The Appellate Body (AB) of the World Trade Organization (WTO) is facing a crisis. Appointment of AB members requires a consensus of the Dispute Settlement Body (comprised of all WTO members), and the United States has been blocking a consensus on further appointments since Donald J. Trump became the president. Without new appointments, the ranks of the AB have been diminishing as AB members’ terms have been expiring. If this continues (and many expect the United States to continue blocking a consensus on appointments), then in December 2019, through attrition, the number of AB members will fall below the threshold necessary to render decisions, at which point the AB will cease to function.
How should we understand this impending crisis? And what might be a way forward?
Challenges to the System
The WTO system is under great pressure. One thing we know for sure about international legal regimes is that they either collapse or become irrelevant if they do not reflect the interests of powerful states. Within several powerful WTO member states and territories, populist discontent with global liberalism has triumphed at the polls. Trump's election in the United States, the Brexit vote in the United Kingdom, and other elections in Europe have signaled dissatisfaction with the freer movement of goods facilitated by the global trading system and the social changes associated with it.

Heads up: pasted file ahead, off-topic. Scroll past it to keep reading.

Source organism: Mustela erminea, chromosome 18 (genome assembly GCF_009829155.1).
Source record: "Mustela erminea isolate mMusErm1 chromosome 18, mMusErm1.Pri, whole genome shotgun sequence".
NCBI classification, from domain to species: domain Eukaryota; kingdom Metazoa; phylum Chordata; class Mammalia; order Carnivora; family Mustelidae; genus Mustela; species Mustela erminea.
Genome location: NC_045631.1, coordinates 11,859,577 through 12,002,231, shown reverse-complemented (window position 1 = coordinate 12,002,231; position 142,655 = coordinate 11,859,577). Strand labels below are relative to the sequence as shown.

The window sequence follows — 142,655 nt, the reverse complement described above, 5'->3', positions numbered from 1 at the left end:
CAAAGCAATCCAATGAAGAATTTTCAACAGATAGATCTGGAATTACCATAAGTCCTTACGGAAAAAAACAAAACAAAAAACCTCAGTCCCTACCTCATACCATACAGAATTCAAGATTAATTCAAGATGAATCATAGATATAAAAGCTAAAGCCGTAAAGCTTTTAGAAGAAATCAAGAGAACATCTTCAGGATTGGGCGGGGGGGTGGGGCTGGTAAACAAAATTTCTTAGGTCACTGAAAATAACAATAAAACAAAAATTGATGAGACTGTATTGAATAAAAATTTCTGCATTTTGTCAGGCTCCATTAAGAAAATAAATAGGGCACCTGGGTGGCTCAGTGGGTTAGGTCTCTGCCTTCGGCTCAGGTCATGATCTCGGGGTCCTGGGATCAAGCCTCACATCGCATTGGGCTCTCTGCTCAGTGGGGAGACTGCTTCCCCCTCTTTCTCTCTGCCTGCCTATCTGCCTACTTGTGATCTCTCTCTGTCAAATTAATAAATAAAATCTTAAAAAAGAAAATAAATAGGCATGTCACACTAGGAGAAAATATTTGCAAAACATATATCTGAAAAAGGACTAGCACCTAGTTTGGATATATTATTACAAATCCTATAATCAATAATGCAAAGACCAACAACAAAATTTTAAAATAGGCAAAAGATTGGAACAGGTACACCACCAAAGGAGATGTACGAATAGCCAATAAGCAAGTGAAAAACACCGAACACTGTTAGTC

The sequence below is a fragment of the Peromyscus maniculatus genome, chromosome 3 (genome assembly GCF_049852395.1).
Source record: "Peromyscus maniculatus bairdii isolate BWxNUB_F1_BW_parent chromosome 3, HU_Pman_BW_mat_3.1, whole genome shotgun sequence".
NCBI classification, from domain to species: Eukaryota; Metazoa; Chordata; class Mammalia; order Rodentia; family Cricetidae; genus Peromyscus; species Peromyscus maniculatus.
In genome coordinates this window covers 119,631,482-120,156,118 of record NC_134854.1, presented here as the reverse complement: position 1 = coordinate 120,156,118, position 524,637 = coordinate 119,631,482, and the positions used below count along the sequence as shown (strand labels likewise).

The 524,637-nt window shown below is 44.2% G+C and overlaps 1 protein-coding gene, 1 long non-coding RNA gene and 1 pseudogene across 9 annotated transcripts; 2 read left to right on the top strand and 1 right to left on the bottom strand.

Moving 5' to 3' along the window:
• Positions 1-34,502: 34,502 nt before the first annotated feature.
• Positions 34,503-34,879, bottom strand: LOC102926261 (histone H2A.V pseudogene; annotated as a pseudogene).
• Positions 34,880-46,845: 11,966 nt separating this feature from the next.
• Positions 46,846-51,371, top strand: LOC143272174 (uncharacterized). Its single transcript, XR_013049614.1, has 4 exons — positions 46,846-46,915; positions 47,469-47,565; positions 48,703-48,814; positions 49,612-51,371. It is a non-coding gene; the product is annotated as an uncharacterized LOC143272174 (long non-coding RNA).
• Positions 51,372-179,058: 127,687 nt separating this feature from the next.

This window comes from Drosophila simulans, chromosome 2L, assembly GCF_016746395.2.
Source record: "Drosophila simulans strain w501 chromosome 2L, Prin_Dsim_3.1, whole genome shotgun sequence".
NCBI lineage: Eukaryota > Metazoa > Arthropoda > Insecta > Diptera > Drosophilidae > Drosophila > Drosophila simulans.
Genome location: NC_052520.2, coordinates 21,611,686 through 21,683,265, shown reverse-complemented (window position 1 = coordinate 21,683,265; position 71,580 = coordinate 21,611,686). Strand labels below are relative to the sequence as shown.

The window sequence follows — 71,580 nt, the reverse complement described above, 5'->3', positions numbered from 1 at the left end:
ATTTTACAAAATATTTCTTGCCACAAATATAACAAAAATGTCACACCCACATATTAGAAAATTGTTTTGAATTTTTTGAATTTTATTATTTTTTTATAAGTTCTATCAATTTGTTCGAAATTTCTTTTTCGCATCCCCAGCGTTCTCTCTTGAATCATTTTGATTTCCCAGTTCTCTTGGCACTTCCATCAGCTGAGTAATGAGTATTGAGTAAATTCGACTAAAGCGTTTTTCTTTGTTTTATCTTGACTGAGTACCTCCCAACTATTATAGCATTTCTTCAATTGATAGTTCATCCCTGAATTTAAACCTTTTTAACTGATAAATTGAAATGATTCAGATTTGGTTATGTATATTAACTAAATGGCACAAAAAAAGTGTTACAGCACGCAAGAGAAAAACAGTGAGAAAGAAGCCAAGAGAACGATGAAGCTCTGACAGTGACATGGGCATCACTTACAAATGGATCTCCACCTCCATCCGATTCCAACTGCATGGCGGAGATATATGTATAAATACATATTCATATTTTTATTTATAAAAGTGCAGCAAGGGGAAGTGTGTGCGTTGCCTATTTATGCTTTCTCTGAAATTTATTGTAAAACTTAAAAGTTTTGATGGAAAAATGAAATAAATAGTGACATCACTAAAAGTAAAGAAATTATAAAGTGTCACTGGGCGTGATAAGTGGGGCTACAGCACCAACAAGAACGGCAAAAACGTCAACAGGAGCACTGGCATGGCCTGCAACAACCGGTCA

That dissatisfaction is most conspicuous among those left behind by globalization, and those who fear they might be left behind. In the United States, millions of unskilled and semi-skilled workers have seen their jobs and way of life lost to cheaper foreign labor. And those workers voted overwhelmingly for Trump. More broadly, cosmopolitan cities in the United States have benefited financially and culturally from globalization, while the countryside has seen comparatively few benefits, except for large scale agricultural interests. The domestic political ramifications of these distributive consequences of trade began emerging decades ago: opposition to liberalization became a populist rallying cry in the 1990s with Ross Perot's warning of a “giant sucking sound”Footnote 1 from freer trade and with the Seattle protests and riots against the WTO in 1999. With Trump's election, the U.S. government is less inclined to support trade liberalization than at any time since the interwar period.